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The Good, The Bad and The Ugly Lighting


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#1 James Malamatinas

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Posted 15 April 2012 - 06:08 PM

I was watching The Good, The Bad and The Ugly today and was curious as to the kind of lighting/make up effects used for much of the close-ups and shots of faces. In these shots the film image looks amazingly sharp, sharper than most of the hi definition digital images I've seen recently. The lighting in the scenes is normally very bright and with a golden glow used to light the skin and show off all of the imperfections and marks on the characters face. This appears to be bought out further by using some kind of shine on the skin.

Are there any special tricks being used in terms of lighting or make-up? Is the film stock more of a contributor, or possible the colour timing? I'm not too familiar with lighting so any feedback would be really appreciated.

I couldn't find a perfect example online, but I've included a slightly soft image from the opening shot that has the kind of look I'm talking about.



I find it an amazing look which I really have noticed too much outside of westerns. If you could point me to anymore films with similar examples that would be great! Thanks in advance for any replies.

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#2 KH Martin

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Posted 15 April 2012 - 06:39 PM

I've always been struck by the textures and skin tones on Connery in the early Bond films shot by Ted Moore. To be honest, I figure it is just those slow stocks (ASA 50 for everything in color, I think) producing gorgeous results when there is enough light (and that means enough light for the lenses, which weren't as fast.)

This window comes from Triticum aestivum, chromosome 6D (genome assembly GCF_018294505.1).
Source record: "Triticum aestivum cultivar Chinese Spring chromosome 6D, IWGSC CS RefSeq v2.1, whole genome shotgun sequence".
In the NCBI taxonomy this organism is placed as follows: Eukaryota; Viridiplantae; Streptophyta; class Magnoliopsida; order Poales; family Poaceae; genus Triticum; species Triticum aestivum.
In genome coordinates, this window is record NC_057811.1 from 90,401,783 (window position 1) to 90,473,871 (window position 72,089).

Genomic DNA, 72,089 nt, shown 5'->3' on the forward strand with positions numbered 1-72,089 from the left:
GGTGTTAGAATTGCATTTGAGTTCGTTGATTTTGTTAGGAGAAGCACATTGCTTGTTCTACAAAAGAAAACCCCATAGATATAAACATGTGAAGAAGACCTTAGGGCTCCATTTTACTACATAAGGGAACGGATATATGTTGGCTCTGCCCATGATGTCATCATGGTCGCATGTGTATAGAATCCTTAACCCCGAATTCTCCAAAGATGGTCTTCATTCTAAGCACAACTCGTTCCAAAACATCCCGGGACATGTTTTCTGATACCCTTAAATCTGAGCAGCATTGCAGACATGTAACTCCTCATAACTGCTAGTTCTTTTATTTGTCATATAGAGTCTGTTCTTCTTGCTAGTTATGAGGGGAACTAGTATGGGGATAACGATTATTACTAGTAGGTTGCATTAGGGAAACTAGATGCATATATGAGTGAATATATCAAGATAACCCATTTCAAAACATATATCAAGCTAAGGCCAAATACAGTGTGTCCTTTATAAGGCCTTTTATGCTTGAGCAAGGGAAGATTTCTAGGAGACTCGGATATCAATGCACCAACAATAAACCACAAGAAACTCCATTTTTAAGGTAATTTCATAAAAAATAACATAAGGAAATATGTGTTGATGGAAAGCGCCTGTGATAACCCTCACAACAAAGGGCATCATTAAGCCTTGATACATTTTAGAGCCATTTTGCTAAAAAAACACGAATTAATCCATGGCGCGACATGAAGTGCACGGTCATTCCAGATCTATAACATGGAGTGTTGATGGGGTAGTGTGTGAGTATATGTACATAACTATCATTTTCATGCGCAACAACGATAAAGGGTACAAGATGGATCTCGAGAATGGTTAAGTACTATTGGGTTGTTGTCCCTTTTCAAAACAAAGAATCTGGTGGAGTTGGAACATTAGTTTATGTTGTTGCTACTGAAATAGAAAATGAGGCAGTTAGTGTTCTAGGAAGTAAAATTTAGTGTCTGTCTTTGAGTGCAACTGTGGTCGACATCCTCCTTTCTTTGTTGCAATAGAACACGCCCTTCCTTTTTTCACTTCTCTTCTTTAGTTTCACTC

If you look at the TV shows of the era on disk now, you just see a wealth of makeup on everybody instead of skin textures.

Then when you get the fast stocks in the 70s, you start not getting this amount of detail in many films, so I'd guess there is a correlation. Not to say there aren't beautiful films from later on (I think Owen Roizman's work on TRUE CONFESSIONS was almost like Willis' GODFATHER, just minus the golden in the glow), but for me few have the richness of texture and detail that you see (or seem to see) in the 60s stuff. That's going as much on my own memories of seeing stuff in the theater as re-viewing on DVD, but I'm sure when I start BluRaying I'll probably have to reassess again, at least on the films that haven't been ruined by that DNR make-faces-into-wax treatment.
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#3 David Mullen ASC

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Posted 15 April 2012 - 06:43 PM

Shiny movie make-up for men was popular in the 1950's and 60's for some reason, along with hair gel... just look at a Cary Grant movie like "To Catch a Thief", or movies with tanned male actors in general (look at Stephen Boyd in "Ben Hur"...). Combine that with hard lighting from arcs and reflector boards, and that's a lot of kick off of the skin. Having the hard light come at a raking angle accentuated the effect and all of this made up for the somewhat softer film stocks of the day (one could reductively describe classic studio photography as being hard-lit using softer stocks and lenses while modern photography is soft-lit using sharper stocks and lenses.) The higher contrast of the stocks and printing processes (like dye transfer Technicolor) helped improve the impression of sharpness in older color movies but it was primarily the use of harder lighting.
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#4 Sean Elder

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Posted 17 April 2012 - 10:23 AM